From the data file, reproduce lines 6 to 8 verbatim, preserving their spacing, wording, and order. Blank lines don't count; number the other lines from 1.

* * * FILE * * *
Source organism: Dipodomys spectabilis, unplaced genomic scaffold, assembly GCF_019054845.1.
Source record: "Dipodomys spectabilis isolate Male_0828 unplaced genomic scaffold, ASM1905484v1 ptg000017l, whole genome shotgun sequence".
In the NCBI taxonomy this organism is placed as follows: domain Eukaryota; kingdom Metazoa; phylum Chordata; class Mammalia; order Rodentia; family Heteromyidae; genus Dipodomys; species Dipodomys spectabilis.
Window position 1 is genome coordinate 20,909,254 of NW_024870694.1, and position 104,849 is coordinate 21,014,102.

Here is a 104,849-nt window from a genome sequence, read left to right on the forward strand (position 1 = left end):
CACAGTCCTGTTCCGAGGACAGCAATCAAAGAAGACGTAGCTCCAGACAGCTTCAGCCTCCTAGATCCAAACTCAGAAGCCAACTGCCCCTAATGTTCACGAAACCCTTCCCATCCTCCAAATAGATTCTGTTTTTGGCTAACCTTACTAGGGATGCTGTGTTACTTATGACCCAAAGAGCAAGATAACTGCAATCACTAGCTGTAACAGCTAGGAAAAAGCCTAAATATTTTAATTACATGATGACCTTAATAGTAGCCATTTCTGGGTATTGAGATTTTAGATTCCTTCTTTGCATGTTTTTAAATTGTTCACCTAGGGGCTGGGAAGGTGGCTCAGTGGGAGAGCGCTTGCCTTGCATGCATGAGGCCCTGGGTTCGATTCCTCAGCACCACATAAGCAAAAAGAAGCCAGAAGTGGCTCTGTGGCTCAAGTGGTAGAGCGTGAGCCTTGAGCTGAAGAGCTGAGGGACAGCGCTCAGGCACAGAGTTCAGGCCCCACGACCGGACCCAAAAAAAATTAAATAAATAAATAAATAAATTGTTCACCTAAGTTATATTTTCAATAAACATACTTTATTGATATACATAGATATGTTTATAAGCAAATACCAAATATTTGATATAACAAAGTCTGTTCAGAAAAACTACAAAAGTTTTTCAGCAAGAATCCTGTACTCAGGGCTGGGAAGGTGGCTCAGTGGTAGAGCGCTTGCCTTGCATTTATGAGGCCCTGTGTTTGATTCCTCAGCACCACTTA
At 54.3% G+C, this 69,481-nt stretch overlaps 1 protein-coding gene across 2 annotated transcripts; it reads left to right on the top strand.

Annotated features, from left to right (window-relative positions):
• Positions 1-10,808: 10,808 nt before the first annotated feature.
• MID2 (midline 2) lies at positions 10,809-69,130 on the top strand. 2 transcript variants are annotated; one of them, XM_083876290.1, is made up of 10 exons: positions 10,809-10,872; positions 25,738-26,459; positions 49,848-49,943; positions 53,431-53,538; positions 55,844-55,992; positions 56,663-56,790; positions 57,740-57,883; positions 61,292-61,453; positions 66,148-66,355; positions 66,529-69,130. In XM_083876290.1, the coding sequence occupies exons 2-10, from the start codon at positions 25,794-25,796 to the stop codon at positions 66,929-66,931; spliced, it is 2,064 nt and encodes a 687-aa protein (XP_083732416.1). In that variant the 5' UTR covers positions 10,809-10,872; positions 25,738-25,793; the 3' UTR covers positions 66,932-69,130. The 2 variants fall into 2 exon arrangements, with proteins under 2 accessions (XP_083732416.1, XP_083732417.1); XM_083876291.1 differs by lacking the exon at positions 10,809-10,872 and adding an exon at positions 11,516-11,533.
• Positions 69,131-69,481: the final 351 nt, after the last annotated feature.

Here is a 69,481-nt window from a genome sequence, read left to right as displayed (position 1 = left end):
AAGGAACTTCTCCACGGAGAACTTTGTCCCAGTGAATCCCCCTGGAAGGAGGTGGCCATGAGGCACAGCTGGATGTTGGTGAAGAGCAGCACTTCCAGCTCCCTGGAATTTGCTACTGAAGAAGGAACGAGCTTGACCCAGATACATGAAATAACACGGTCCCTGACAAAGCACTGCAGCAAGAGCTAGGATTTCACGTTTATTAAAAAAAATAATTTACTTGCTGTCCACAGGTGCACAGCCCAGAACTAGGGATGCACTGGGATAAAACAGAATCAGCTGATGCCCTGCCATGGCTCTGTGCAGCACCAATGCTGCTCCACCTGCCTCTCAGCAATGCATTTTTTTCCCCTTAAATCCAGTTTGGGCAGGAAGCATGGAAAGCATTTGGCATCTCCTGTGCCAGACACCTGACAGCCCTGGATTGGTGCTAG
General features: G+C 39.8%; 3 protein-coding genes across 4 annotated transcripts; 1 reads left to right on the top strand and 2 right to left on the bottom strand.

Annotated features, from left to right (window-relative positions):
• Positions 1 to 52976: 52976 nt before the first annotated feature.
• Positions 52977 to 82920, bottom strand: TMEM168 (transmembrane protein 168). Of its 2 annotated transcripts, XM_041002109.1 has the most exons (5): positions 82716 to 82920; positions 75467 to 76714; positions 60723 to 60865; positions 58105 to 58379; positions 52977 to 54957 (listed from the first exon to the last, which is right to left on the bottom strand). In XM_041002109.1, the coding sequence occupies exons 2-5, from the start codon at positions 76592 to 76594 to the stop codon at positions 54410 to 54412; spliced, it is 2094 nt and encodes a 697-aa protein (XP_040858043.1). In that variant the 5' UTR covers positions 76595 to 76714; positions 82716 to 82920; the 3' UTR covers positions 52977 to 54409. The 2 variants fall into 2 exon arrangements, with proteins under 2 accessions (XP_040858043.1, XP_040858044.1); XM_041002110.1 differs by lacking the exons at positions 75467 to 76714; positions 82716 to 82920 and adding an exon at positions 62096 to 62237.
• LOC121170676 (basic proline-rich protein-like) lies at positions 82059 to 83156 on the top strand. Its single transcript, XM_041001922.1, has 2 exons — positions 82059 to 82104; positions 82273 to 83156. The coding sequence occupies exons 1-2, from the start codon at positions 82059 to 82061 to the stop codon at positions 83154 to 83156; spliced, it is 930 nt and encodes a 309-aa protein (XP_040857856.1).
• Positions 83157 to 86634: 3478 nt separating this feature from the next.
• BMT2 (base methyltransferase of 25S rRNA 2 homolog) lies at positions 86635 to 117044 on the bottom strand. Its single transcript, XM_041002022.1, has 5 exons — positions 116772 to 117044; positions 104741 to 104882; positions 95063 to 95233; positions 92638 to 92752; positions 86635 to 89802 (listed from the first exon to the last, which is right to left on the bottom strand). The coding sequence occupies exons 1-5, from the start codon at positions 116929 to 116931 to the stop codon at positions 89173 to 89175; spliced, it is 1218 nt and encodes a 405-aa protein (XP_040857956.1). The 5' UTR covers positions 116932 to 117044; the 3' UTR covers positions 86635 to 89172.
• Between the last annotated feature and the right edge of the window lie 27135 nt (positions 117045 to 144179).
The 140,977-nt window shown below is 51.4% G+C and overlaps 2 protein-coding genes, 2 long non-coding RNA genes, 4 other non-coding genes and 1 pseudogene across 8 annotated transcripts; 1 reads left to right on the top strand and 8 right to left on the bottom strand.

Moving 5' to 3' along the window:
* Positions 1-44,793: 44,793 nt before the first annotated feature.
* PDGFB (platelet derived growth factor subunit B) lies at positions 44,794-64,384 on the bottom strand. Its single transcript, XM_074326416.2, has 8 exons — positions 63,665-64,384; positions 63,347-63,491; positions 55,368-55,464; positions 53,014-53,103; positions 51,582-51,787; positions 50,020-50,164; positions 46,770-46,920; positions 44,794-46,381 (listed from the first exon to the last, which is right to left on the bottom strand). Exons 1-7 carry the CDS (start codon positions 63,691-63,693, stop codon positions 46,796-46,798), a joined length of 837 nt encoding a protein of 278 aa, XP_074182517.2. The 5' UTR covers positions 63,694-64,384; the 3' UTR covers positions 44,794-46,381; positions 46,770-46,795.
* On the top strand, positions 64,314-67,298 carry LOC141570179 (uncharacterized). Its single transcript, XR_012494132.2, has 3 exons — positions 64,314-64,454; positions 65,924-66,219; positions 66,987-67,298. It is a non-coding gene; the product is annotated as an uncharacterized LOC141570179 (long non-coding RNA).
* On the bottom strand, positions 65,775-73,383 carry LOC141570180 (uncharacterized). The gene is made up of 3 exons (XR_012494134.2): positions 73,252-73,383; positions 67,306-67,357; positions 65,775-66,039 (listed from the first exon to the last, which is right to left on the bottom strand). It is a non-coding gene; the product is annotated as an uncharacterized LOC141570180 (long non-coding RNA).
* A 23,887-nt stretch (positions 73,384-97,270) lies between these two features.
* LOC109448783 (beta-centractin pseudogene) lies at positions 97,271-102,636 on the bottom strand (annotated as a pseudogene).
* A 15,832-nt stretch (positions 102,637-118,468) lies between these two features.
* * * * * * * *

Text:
CACAGTCCTGTTCCGAGGACAGCAATCAAAGAAGACGTAGCTCCAGACAGCTTCAGCCTCCTAGATCCAAACTCAGAAGCCAACTGCCCCTAATGTTCACGAAACCCTTCCCATCCTCCAAATAGATTCTGTTTTTGGCTAACCTTACTAGGGATGCTGTGTTACTTATGACCCAAAGAGCAAGATAACTGCAATCACTAGCTGTAACAGCTAGGAAAAAGCCTAAATATTTTAATTACATGATGACCTTAATAGTAGCCATTTCTGGGTATTGAGATTTTAGATTCCTTCTTTGCATGTTTTTAAATTGTTCACCTAGGGGCTGGGAAGGTGGCTCAGTGGGAGAGCGCTTGCCTTGCATGCATGAGGCCCTGGGTTCGATTCCTCAGCACCACATAAGCAAAAAGAAGCCAGAAGTGGCTCTGTGGCTCAAGTGGTAGAGCGTGAGCCTTGAGCTGAAGAGCTGAGGGACAGCGCTCAGGCACAGAGTTCAGGCCCCACGACCGGACCCAAAAAAAATTAAATAAATAAATAAATAAATTGTTCACCTAAGTTATATTTTCAATAAACATACTTTATTGATATACATAGATATGTTTATAAGCAAATACCAAATATTTGATATAACAAAGTCTGTTCAGAAAAACTACAAAAGTTTTTCAGCAAGAATCCTGTACTCAGGGCTGGGAAGGTGGCTCAGTGGTAGAGCGCTTGCCTTGCATTTATGAGGCCCTGTGTTTGATTCCTCAGCACCACTTA
At 54.3% G+C, this 69,481-nt stretch overlaps 1 protein-coding gene across 2 annotated transcripts; it reads left to right on the top strand.

Annotated features, from left to right (window-relative positions):